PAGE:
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    @dont_shog_me_bro to analyse this question you could start with population change over a period of time, say 10 years. See if that correlates with the traffic data. e.g. Show that the population increase over this period correlates with increased traffic. Then you would find the estimate of how much of that population growth can be attributed to immigration, vs national migration, vs babies. Alternatively, like you suggested you could follow every bodies phone, then look up their identity and the picture would be more accurate. Note Straightforward, not easy. – user1605665 Jan 31 '18 at 12:12
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    I'm confused. According to Wikipedia, recent immigrants and their descendants make up 97.7% of Australias population. Maybe the claim means a particular kind of immigrants? Closing as unclear. Taken literally, the answer is: of course (as Mark already pointed out). – gerrit Jan 31 '18 at 15:44
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    Vote to close. @user1605665, your suggestion at best shows correlation, not causation. This question is impossible to answer and unclear. – dont_shog_me_bro Feb 1 '18 at 11:43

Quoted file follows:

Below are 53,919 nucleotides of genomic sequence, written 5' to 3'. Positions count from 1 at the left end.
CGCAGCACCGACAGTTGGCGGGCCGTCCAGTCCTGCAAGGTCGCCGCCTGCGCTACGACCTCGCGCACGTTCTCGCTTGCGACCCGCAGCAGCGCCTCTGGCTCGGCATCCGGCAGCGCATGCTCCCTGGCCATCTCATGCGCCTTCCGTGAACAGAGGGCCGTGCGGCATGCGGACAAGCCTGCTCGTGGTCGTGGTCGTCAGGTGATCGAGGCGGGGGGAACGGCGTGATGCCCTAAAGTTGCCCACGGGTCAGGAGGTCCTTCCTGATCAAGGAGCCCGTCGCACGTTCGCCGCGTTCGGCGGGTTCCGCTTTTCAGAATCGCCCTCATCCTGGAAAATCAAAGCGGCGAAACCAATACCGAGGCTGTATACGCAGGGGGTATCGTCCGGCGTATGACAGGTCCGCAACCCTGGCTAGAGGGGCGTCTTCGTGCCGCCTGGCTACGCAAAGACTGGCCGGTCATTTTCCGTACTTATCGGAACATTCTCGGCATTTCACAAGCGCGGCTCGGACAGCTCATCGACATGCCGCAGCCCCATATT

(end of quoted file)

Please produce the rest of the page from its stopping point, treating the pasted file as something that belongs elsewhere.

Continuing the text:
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I see two main questions: how much of the traffic can be attributed to immigrants (although the question also mentions "migrant"; the former generally means people from other countries, while the latter could include Australians who are not native to Brisbane), and how should "cause" of traffic jams be allocated on that basis?

For the first point, the only data that is readily available is the percentage of immigrants. According to wikipedia, "The 2016 census showed that 32.2% of Brisbane’s inhabitants were born overseas." So barring a significant variation between immigrants and natives in driving patterns, the default conclusion is that immigrants are the source of about 1/3 of the traffic. And unless such differences are massive, immigrants are clearly not the sole source of traffic (and if they were the only people driving on the roads, then they would be the only ones suffering from traffic jams anyway). So at this point, there is a very large burden of proof if anyone wishes to claim that immigrants are a majority source of traffic.